Turtle rodeo rounds up crucial insights for great lifestyle

07 October 2022

Minister for the Environment and the Great Barrier Reef and Minister for Science and Youth Affairs

The Honourable Meaghan Scanlon


Queensland scientists have made the leap from boats onto the backs of hundreds of sea turtles, all in the name of conservation and science.


Environment Minister Meaghan Scanlon said the visual spectacle, often dubbed a ‘turtle rodeo’, saw experts head out onto Hervey Bay and the Great Sandy Strait in a special operation to track, tag and assess close to 200 marine turtles.


“Marine turtles are intrinsically linked to our Great Barrier Reef and Great Sandy Marine Park. Their health is vital to health of the ecosystems they live in,” Minister Scanlon said.


“Healthy turtles and a healthy reef aren’t just crucial to our environment, but also to the good tourism jobs and great lifestyle we have in Queensland.


It comes after a recent flood events in south east Queensland, and the announcement by the Australian and Palaszczuk governments of $3.5 million to help threatened marine species impacted by the floods.


“Researchers took details of the turtle’s gender, maturity and breeding status as each turtle is tagged, weighed and measured and blood samples taken for analysis of health and toxicology before they are released back to the ocean.


“The research captured here will play a huge role in informing the actions we take, especially in light of the impacts of the floods.”


Leading the work was DES Chief Scientific Officer Dr Col Limpus, who has played a significant role in turtle conservation and education efforts in Queensland for more than 50 years.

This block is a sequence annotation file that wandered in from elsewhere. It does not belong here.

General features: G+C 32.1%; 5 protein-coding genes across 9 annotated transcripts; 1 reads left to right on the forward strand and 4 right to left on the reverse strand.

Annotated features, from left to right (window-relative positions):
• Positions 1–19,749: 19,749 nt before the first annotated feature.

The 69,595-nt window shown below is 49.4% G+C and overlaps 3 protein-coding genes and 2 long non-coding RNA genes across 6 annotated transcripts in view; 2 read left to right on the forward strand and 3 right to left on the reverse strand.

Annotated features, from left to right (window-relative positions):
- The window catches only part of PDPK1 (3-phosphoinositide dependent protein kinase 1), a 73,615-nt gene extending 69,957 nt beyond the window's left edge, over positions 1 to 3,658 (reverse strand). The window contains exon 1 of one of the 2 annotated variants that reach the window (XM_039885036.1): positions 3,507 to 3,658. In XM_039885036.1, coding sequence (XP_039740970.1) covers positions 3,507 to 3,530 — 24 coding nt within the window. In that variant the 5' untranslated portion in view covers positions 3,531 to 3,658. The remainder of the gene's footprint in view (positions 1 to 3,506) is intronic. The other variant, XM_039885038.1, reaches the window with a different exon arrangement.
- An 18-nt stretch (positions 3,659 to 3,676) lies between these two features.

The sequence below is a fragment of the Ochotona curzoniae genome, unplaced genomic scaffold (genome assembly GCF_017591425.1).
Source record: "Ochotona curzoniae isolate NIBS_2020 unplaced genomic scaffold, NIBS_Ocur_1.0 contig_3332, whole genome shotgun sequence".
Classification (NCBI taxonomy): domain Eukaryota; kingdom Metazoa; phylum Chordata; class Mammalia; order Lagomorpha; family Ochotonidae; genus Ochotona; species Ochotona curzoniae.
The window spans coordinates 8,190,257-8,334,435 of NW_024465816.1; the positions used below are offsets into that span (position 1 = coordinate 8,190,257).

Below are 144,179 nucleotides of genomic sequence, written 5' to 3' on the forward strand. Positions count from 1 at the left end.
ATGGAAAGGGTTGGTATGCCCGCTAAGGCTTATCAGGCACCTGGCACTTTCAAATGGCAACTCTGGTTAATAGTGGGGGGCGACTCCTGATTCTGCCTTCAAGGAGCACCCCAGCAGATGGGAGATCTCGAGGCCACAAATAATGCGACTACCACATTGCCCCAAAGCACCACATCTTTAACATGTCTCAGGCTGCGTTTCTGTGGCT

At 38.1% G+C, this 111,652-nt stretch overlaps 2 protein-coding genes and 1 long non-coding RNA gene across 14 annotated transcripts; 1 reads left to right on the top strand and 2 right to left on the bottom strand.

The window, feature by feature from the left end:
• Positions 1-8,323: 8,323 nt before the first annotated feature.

Turtle rodeos are also used by researchers in Malaysia, Saudi Arabia, The United States and South America as an effective method for studying marine turtles at sea.


As part of the operation, conservation officers, rangers and scientists from the Queensland Parks and Wildlife Service (QPWS) alongside Griffith University researchers, two external veterinarians and local community volunteers travelled within Hervey Bay and Great Sandy Strait to safely capture and assess marine turtles.


“A small skin sample will be taken from each turtle for genetic analysis to define where the foraging turtles resident within the Great Sandy Marine Park migrate to for breeding,” Dr Limpus said.


“Satellite tags may be deployed on a select few turtles to track their migratory paths and movements while feeding and breeding.”


Minister Scanlon said researchers assessed the health, toxicology and population function of nearly 200 turtles, including vulnerable Green turtles and endangered Loggerhead turtles.


“The rodeo technique isn’t normally how people would envision scientists and researchers survey these valuable creatures, but it’s critical work that’ll make a huge difference,” Minister Scanlon said.


Vision and grabs: https://bit.ly/3McFf0F




Media contact: Francis Dela Cruz – 0420 592 078